It is set to be one of the most significant new restaurant openings in Bristol this year.
After an award-winning decade as a director and executive head chef at the Lido, Freddy Bird is opening little french, a restaurant of his own in Westbury Park.
Freddy’s new venture – which he hopes will be a laid-back, wine-led approach to French cuisine – is due to open in early July on North View, replacing what was most recently Mesa.
“I want this to be a place that I would want to go to,” Freddy told Bristol24/7.
“Every chef says: ‘this is what I cook, but this is what I love to eat’, but I’m going to cook what I love to eat.”
Grounded on good-value, “gutsy” dishes, little french will be inspired in part from Bird’s first job in the industry, where he worked inside Mayfair’s two-Michelin star restaurant, The Square.
Freddy grew up in Bristol and the countryside surrounding the city, went on to train at Ballymaloe in Ireland, then travelled and ate his way around the Mediterranean, northern Spain and the Middle East before working in London at The Square and then Moro.
As well as helping to launch the Clifton Lido and its sister Thames Lido in Reading, Bird was also previously executive head chef at the Glassboat and Three Brothers Burgers.
little french (the Birds spell its name in lower case) will also take inspiration from Nessa, Freddy’s wife, who grew up in Vosges in eastern France near the German border.
The Bird family, who live only a few minutes’ walk from North View, enjoy several weeks in France each year and are launching this project together, as something Freddy and Nessa admit they have “always talked about”.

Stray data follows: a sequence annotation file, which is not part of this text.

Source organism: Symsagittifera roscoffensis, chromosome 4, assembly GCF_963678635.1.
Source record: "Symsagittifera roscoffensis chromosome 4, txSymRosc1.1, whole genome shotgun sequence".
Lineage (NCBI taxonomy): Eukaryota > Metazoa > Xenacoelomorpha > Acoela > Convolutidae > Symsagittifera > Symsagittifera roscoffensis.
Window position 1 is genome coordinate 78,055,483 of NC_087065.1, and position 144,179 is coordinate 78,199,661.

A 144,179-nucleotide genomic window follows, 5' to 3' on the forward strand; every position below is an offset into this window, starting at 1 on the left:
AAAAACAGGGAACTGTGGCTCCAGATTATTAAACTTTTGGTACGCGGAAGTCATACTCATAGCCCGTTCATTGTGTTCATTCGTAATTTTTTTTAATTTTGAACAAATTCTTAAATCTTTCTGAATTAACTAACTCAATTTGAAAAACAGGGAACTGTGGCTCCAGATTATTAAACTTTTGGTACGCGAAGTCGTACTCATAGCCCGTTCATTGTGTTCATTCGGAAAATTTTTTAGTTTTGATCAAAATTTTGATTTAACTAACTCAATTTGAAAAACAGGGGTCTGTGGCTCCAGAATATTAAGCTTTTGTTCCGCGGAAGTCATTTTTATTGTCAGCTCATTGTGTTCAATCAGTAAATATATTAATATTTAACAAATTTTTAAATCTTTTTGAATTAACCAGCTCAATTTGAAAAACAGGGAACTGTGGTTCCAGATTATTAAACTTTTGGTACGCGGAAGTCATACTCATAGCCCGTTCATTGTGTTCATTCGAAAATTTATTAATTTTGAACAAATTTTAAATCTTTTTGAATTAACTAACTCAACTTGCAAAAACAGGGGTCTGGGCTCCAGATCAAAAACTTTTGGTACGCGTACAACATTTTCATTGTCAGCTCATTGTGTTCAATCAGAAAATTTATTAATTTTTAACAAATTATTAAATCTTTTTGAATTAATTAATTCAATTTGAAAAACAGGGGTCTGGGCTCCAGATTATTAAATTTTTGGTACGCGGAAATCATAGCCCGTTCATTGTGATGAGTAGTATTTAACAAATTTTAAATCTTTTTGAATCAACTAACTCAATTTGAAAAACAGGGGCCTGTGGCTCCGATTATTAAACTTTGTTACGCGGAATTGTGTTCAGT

Family heirlooms will be arriving soon from France to help decorate the space; with Freddy’s mum, Buddy, also involved, having handmade all of the restaurant’s new plates; alongside her business partner, Ian Beckton, having hand-thrown the restaurant’s crockery.
“Every decision that is being made is about making sure that when you walk through that door, you realise how much we care; from what you eat, to what you see, to how you feel,” Nessa said.
Freddy agreed: “We’re generous people. We want to look after people and make them happy. Food is 10 per cent of what we do; the rest of it is the atmosphere and service.”
little french will be open seven days a week for breakfast, lunch and dinner, with the menu centring around Freddy’s passion for quality produce.
He has already selected a comprehensive wine list, with bottles predominantly from France, and he continues to collaborate with a diversity of local and international suppliers he has worked with throughout his career.
“I get excited about produce, I’ve spent my life searching for it,” said the experienced chef, who co-presented the Channel 4 series Hidden Restaurants alongside Michel Roux Jr.
“Excitingly, we’ve just discovered there’s a guy, right here in Henleaze, who dives off the coast and hand-catches his scallops! He dropped off some yesterday,” Nessa added.
Freddy envisages little french as being a cosy neighbourhood restaurant where you can drop in for a morning coffee, enjoy an egg-fuelled weekend brunch or devour a slap-up dinner.
“I want a really reasonably-priced wine-list,” Freddy said. “Can’t do the bottle? We’ll do it by the glass. I want people to come in and enjoy good wine; that’s fundamental.
“Food is expensive now, and it’s going to get worse. Come October, life is going to get a lot harder. But in slightly troubled times, I think people want to know they’re getting value.
“Here, I just want people to have fun; to have a laugh and make noise. Stiff and stuffy doesn’t fit in Bristol, and it doesn’t fit for us, either.”
Main photo: Freddy Bird with his dog Amber at little french